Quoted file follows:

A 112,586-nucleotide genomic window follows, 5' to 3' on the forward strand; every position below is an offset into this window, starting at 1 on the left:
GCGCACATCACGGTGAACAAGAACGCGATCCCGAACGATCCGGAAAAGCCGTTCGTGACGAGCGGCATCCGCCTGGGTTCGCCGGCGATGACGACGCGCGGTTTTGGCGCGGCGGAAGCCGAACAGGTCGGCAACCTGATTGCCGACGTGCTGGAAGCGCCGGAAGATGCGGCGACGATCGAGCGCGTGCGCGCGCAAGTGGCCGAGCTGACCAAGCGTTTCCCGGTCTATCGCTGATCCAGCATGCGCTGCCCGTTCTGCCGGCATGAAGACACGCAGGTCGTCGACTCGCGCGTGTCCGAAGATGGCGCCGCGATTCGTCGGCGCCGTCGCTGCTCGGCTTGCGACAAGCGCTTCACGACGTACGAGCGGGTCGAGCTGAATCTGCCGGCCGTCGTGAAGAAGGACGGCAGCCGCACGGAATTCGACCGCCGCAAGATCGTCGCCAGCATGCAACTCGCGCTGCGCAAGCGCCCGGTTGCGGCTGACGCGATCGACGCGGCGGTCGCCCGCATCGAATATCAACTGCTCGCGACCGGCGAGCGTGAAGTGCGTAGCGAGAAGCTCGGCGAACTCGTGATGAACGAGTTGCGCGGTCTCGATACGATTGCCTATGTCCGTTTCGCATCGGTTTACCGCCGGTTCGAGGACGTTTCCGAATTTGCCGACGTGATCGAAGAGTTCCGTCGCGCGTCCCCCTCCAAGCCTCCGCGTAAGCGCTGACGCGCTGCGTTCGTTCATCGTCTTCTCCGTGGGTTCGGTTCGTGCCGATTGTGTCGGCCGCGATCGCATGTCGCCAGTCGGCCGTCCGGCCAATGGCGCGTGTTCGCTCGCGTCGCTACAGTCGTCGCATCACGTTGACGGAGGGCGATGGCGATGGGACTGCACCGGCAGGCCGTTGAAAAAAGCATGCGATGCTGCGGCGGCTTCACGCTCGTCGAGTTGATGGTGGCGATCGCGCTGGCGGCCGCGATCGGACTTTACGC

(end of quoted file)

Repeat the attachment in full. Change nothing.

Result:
A 112,586-nucleotide genomic window follows, 5' to 3' on the forward strand; every position below is an offset into this window, starting at 1 on the left:
GCGCACATCACGGTGAACAAGAACGCGATCCCGAACGATCCGGAAAAGCCGTTCGTGACGAGCGGCATCCGCCTGGGTTCGCCGGCGATGACGACGCGCGGTTTTGGCGCGGCGGAAGCCGAACAGGTCGGCAACCTGATTGCCGACGTGCTGGAAGCGCCGGAAGATGCGGCGACGATCGAGCGCGTGCGCGCGCAAGTGGCCGAGCTGACCAAGCGTTTCCCGGTCTATCGCTGATCCAGCATGCGCTGCCCGTTCTGCCGGCATGAAGACACGCAGGTCGTCGACTCGCGCGTGTCCGAAGATGGCGCCGCGATTCGTCGGCGCCGTCGCTGCTCGGCTTGCGACAAGCGCTTCACGACGTACGAGCGGGTCGAGCTGAATCTGCCGGCCGTCGTGAAGAAGGACGGCAGCCGCACGGAATTCGACCGCCGCAAGATCGTCGCCAGCATGCAACTCGCGCTGCGCAAGCGCCCGGTTGCGGCTGACGCGATCGACGCGGCGGTCGCCCGCATCGAATATCAACTGCTCGCGACCGGCGAGCGTGAAGTGCGTAGCGAGAAGCTCGGCGAACTCGTGATGAACGAGTTGCGCGGTCTCGATACGATTGCCTATGTCCGTTTCGCATCGGTTTACCGCCGGTTCGAGGACGTTTCCGAATTTGCCGACGTGATCGAAGAGTTCCGTCGCGCGTCCCCCTCCAAGCCTCCGCGTAAGCGCTGACGCGCTGCGTTCGTTCATCGTCTTCTCCGTGGGTTCGGTTCGTGCCGATTGTGTCGGCCGCGATCGCATGTCGCCAGTCGGCCGTCCGGCCAATGGCGCGTGTTCGCTCGCGTCGCTACAGTCGTCGCATCACGTTGACGGAGGGCGATGGCGATGGGACTGCACCGGCAGGCCGTTGAAAAAAGCATGCGATGCTGCGGCGGCTTCACGCTCGTCGAGTTGATGGTGGCGATCGCGCTGGCGGCCGCGATCGGACTTTACGC